Getting arrested for DUI does not mean you will be convicted. Police misconduct, defective breathalyzers and crime lab mistakes may be enough to get your charges lessened or dismissed. Visit our page on Colorado DUI Laws to learn more.
When is animal cruelty treated as “aggravated” in Colorado?
In Colorado, animal cruelty is treated as “aggravated” when you either
knowingly torture an animal, or
needlessly mutilate or kill an animal.
Forgetting to feed an animal for one day – or kicking an animal out of aggravation once – would qualify as regular animal cruelty, not aggravated.1
What are examples of aggravated animal cruelty?
Scenarios that would qualify as aggravated animal cruelty in Colorado include:
purposely starving a house pet
strangling a dog
maiming a cat with a knife
repeatedly punching or kicking a rabbit
dropping a hamster out of the window
putting a kitten in a pen with a pit bull that attacks it
stabbing a horse
feeding livestock hay laced with broken glass and nails
shooting a puppy
stoning a gerbil to death
suffocating a bird
In short, any knowing act of torture or mutilation is aggravated animal cruelty.
What are the penalties for aggravated animal cruelty?
Aggravated animal cruelty is a Colorado felony carrying $1,000 to $100,000 in fines and/or a Colorado State Prison term. The length of the prison sentence depends on whether you have prior aggravated animal cruelty convictions.
A first-time offense is a class 6 felony, carrying a potential prison term of 1 to 1 ½ years (with 1 year of mandatory parole). Meanwhile, a a second or successive offense is a class 5 felony, with a potential prison term of 1 to 3 years in prison (with 2 years of mandatory parole).
If you are convicted of aggravated animal cruelty in Colorado, you are required to complete anger management treatment (or similar treatment programs). In addition, you are barred by court order from having pets for three to five years.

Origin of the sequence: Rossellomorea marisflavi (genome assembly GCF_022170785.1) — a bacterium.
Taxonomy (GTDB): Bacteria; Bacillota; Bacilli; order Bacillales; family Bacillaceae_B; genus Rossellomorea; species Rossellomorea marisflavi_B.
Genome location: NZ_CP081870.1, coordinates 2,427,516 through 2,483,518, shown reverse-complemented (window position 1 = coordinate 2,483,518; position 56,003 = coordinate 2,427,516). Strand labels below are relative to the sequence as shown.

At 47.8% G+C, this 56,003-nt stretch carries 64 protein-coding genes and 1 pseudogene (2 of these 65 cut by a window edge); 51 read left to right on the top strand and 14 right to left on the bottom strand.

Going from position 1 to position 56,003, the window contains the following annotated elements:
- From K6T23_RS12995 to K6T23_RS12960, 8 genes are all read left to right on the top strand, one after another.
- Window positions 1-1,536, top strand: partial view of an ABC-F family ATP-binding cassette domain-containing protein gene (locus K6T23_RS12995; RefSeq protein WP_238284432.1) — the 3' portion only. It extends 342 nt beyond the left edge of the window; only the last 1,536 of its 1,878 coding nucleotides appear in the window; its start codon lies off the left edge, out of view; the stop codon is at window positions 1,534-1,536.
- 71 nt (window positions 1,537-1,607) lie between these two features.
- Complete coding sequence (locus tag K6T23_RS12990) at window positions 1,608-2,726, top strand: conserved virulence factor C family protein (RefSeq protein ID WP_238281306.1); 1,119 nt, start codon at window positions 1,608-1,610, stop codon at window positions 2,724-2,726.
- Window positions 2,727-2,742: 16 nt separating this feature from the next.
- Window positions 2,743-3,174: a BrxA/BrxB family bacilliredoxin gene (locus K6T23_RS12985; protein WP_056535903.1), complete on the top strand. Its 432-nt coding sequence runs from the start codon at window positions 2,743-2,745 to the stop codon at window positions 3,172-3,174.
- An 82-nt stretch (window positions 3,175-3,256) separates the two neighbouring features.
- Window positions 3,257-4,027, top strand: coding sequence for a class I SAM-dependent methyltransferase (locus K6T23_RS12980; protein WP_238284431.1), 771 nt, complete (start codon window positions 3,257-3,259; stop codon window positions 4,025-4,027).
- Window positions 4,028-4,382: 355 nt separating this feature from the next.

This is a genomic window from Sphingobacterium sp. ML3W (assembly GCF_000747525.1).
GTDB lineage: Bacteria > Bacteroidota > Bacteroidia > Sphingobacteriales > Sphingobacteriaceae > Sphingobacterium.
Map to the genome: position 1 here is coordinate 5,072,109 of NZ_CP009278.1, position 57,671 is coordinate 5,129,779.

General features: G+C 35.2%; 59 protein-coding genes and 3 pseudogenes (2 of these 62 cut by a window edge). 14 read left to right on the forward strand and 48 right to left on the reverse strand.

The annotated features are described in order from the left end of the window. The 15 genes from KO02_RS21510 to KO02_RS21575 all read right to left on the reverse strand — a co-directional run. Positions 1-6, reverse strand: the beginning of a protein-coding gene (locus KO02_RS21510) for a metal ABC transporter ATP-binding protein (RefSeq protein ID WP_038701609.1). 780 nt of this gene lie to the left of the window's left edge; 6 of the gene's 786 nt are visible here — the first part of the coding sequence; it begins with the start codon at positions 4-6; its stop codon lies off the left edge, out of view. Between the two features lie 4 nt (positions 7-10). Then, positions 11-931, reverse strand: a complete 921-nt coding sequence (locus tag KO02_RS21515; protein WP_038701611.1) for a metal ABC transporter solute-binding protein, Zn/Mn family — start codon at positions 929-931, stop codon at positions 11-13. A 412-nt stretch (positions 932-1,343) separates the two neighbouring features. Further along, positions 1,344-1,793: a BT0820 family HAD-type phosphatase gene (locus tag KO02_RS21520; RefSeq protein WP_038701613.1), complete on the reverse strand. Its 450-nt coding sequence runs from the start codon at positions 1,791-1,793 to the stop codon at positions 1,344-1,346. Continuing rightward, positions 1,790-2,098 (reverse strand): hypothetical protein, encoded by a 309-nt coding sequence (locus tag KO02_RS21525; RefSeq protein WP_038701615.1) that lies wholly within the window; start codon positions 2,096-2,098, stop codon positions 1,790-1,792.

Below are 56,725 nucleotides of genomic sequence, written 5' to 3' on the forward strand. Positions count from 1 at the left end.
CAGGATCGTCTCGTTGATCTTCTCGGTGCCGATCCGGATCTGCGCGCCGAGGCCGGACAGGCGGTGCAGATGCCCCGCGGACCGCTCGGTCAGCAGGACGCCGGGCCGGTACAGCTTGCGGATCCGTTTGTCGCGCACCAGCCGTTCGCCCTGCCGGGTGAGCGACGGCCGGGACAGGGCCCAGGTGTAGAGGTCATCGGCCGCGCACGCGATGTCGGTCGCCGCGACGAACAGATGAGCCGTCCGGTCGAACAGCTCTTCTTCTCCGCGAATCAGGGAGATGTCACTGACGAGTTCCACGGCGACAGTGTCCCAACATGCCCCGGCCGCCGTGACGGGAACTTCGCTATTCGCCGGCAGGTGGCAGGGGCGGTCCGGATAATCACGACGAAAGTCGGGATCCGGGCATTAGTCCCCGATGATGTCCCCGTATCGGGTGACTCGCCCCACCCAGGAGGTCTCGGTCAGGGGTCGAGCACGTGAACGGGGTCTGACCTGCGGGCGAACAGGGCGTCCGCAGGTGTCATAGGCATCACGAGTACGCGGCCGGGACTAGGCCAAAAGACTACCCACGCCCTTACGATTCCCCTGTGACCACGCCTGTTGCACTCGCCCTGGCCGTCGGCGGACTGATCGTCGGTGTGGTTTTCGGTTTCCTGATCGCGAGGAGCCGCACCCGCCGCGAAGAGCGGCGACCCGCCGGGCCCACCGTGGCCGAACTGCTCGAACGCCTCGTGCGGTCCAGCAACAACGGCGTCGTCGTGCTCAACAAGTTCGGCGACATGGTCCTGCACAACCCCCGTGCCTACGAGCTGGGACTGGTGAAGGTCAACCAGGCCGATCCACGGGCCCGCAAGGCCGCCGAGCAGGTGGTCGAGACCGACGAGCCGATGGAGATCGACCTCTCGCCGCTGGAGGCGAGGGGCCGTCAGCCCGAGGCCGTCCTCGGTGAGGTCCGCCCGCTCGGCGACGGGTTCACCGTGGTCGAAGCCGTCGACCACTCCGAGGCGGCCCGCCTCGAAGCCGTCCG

Note that if the animal was a certified police working dog or service animal, you will also be ordered to pay restitution for:
Non-aggravated animal cruelty
Non-aggravated animal cruelty is a class 1 misdemeanor for a first offense. The penalties include up to 364 days in jail and/or $500 to $1,000 in fines, and the judge has discretion to order anger management treatment.
A subsequent offense of non-aggravated animal cruelty is prosecuted the same as a first-offense of aggravated animal cruelty, except the court may impose probation instead of prison. However, probation would need to include at least 90 days in jail or home detention.2
A first-offense of aggravated animal cruelty under CRS 18-9-202 is a class 6 felony.
How can the charges be fought?
Five potential defenses that could get an aggravated animal abuse charge dismissed in Colorado include:
The animal attacked, and you acted in reasonable self-defense or defense of others;
The incident was an accident, and you did not knowingly hurt the animal;
You were falsely accused by someone else, or you were a victim of mistaken identity;
The animal hurt themself by accident, and you had nothing to do with it;
A former Los Angeles prosecutor, attorney Neil Shouse graduated with honors from UC Berkeley and Harvard Law School (and completed additional graduate studies at MIT). He has been featured on CNN, Good Morning America, Dr Phil, The Today Show and Court TV. Mr Shouse has been recognized by the National Trial Lawyers as one of the Top 100 Criminal and Top 100 Civil Attorneys.